A few weeks ago I posted about my first summer harvest; including the first eggplant of the year. With the heat wave we’ve been having the eggplant have really switched on. This past week I harvested 3 lbs and there are tons of flowers and fruits in the chute. It looks like this will be the summer of eggplant. I’ve been doing a bit of research on the ways to store it for later use. But I figured I’d get started with one of my favorite recipes of all time; eggplant parmesan.
This is a recipe I got out of a Betty Crocker cookbook back when I was in college. It’s a lasagna-type dish, without ricotta and with breaded and fried eggplant in place of noodles. It’s a bit of work to make, generates a rather large mess, and is by no means low-calorie. But oh is it worth it, and it makes enough to feed 6-8 people (or 2 people for 3-4 days).
Here’s what you need:
1-2 lbs of eggplant (usually 1 large Italian or 5-6 Japanese)
1/4 cup of milk
1-2 cups flour
1-2 cups bread crumbs
6-8 tbsp olive oil
1-2 jars marinara sauce
1 cups shredded Italian cheese (I use a combo of mozzarella and Trader Joes quattro formaggio)
A handful of fresh basil or parsley
Salt and Pepper
The labor intensive part of the recipe is breading and pan-frying the eggplant; but that’s what makes it so delicious. Start by preparing your breading stations. Put the flour and bread crumbs into (separate) wide-flat dishes. Stir a bit of salt and pepper into each. In a third wide-flat dish beat the 2 eggs, then beat in the milk. Preheat the oven to 350 F.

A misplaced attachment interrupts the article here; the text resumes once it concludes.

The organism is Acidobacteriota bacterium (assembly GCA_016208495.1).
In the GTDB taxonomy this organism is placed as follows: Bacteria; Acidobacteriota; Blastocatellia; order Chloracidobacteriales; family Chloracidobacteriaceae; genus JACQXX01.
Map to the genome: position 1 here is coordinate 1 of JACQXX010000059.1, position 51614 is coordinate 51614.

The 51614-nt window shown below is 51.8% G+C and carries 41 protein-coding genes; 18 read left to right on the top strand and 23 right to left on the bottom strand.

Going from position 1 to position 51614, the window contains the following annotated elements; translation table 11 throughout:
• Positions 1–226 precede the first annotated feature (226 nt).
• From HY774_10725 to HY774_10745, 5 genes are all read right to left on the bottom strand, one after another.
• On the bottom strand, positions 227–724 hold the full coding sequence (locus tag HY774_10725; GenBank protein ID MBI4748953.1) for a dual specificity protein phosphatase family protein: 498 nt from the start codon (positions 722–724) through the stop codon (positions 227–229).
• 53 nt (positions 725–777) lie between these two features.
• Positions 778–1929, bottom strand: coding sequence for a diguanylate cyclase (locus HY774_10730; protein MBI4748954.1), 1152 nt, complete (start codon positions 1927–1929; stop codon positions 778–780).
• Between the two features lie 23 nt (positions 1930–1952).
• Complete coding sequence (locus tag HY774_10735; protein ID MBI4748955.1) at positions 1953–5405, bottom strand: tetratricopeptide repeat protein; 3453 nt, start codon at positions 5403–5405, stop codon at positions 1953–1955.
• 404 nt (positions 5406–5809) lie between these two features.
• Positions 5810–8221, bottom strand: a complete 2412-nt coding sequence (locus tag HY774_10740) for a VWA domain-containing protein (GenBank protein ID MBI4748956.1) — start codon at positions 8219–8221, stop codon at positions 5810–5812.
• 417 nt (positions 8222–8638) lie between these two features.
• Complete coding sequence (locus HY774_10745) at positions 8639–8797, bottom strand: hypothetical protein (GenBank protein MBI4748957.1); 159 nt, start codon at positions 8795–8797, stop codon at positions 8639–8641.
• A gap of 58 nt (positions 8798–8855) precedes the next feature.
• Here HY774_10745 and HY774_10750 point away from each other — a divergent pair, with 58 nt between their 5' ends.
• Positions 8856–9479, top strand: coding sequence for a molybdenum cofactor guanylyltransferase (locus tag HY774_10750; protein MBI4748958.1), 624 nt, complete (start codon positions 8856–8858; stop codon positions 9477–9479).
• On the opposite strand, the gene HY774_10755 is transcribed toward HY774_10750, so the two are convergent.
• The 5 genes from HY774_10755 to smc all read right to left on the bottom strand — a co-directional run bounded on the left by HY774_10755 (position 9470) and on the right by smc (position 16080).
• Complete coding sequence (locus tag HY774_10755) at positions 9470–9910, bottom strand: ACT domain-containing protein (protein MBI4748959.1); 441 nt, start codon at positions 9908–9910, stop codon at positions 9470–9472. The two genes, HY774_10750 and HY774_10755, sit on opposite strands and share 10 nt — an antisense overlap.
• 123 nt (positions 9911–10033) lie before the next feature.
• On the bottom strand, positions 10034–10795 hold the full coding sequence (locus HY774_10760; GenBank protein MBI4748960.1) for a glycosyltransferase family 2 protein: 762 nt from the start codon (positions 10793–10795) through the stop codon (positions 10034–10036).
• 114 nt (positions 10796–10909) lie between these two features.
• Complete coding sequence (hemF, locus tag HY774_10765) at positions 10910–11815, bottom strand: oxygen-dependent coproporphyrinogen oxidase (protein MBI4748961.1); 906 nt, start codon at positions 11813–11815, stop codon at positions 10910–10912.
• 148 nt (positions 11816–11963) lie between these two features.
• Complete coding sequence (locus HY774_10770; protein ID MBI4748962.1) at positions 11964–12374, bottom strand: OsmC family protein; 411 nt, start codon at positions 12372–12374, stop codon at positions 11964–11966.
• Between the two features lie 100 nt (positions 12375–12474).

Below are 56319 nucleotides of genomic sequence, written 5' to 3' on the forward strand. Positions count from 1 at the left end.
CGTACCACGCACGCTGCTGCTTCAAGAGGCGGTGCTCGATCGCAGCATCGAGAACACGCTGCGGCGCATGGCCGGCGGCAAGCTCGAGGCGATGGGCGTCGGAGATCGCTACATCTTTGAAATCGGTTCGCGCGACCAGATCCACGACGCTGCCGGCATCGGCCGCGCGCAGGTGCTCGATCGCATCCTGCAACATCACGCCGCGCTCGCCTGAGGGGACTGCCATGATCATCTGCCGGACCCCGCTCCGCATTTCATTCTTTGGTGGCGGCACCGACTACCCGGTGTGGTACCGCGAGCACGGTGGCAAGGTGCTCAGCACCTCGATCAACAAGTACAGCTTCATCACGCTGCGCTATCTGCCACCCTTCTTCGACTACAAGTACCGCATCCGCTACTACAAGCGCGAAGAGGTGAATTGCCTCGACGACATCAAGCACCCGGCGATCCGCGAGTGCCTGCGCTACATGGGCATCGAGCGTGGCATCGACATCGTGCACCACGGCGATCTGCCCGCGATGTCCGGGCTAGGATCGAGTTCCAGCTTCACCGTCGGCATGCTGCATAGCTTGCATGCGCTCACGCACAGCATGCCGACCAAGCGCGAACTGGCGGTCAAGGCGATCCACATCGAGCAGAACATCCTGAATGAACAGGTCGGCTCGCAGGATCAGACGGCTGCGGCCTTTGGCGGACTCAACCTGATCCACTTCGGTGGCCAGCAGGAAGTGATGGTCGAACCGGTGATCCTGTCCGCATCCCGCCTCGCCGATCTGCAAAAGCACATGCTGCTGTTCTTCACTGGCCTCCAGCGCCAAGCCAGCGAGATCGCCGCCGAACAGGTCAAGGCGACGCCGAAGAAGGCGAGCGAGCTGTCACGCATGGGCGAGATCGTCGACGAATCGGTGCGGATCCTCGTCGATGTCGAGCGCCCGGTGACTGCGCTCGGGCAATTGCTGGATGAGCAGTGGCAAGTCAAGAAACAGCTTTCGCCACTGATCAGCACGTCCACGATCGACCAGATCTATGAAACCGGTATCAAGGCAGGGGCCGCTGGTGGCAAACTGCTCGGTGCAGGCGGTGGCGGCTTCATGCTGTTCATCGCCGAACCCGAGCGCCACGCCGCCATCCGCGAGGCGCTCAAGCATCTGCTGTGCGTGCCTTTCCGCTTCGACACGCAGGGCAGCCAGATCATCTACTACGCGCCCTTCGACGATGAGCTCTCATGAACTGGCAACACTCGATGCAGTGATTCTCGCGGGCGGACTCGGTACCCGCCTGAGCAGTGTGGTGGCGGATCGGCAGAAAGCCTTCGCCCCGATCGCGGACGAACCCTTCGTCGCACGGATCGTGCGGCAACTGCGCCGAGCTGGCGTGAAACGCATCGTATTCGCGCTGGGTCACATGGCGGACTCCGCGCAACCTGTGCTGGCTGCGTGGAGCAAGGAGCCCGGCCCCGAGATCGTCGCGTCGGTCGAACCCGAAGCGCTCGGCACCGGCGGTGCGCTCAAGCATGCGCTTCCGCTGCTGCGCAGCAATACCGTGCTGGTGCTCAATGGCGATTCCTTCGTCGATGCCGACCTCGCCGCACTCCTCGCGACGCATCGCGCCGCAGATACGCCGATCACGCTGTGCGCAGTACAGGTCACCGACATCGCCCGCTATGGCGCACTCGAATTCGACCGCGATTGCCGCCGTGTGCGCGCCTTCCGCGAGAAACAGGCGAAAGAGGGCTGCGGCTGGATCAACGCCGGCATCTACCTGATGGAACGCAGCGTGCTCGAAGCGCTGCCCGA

Next slice the eggplant into 1/4 inch thick strips or rounds, depending on your pan/preference. Bread them by dousing in flour, then egg wash, then bread crumbs. Heat 1-2 tbsp of oil in a large skillet, then fry the eggplant in a single layer. Cook until the they start to get tender inside and brown and crispy outside, about for 2-3 minutes on each side. I usually prepare enough to fit in the pan, set them to fry, and begin breading the next batch.
As they come off the heat set them on paper towels to drain and immediately sprinkle with salt. As you are batch frying, the eggplant will soak up all the oil and leave fried bread crumbs in the pan. Wipe out the pan between batches and add a bit more oil. This requires a deft hand; too much and the eggplant will be soggy and greasy, too little and it won’t brown.
Once all the eggplant is done, you can start building the lasagna. Spread a thin layer of marinara in a 8×8 glass baking dish, then layer eggplant, sauce, and cheese in that order. Make your layers of sauce and cheese thin so you can get more in. Repeat until the pan is full, making sure to end with sauce then cheese. Make the final layer of cheese a bit thicker so you get a toasty-cheesy top and seal in all the juices. Crack some fresh pepper over the top, and bake at 350 until it is bubbly and toasty brown, about 35-45 minutes.
When it comes out of the oven, let cool for a few minutes. Cut a 3 to 4 inch square for each serving. Top with fresh basil or parsley, a nice olive oil, and a bit more cracked pepper. This dish capitalizes on the tastes and texture of the eggplant. It has a unique, meaty-pungency that is complemented by the tomato sauce. If you are careful with the frying, it also maintains a good ‘bite’ to it. This a hearty and satisfying meal, best served with a light salad, some chilled melon, and a fruity pinot noir or a crisp, lightly hopped amber ale.